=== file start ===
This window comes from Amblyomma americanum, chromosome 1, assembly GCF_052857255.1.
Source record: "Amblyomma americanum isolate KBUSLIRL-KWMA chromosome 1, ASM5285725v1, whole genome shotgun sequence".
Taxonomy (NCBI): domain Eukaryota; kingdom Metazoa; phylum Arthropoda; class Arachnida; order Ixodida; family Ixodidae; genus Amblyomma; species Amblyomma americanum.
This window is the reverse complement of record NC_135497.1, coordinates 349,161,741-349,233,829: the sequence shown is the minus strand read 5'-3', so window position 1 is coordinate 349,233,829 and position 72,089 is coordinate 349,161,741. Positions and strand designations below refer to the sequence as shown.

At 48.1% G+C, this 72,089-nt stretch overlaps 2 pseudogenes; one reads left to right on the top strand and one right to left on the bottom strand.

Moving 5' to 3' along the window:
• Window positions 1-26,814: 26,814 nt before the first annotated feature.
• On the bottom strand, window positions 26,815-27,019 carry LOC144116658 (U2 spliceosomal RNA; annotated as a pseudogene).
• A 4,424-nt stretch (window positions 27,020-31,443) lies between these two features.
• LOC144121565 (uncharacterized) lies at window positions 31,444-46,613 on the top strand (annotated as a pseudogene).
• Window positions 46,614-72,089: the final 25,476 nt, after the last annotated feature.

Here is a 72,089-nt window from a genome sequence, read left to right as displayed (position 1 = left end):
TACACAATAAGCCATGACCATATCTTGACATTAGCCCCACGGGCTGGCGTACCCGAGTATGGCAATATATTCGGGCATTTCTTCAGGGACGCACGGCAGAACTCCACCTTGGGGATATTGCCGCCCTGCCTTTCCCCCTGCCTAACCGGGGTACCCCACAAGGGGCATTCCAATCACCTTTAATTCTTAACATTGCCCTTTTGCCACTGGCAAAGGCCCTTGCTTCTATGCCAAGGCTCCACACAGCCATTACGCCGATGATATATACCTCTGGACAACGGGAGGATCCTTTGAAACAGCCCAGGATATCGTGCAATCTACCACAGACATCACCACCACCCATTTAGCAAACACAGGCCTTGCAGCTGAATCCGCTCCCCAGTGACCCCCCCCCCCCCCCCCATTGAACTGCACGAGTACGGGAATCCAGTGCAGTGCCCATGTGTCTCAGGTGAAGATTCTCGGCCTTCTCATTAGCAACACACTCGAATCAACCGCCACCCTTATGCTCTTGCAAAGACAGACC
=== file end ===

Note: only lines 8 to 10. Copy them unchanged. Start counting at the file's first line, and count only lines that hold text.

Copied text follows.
• On the bottom strand, window positions 26,815-27,019 carry LOC144116658 (U2 spliceosomal RNA; annotated as a pseudogene).
• A 4,424-nt stretch (window positions 27,020-31,443) lies between these two features.
• LOC144121565 (uncharacterized) lies at window positions 31,444-46,613 on the top strand (annotated as a pseudogene).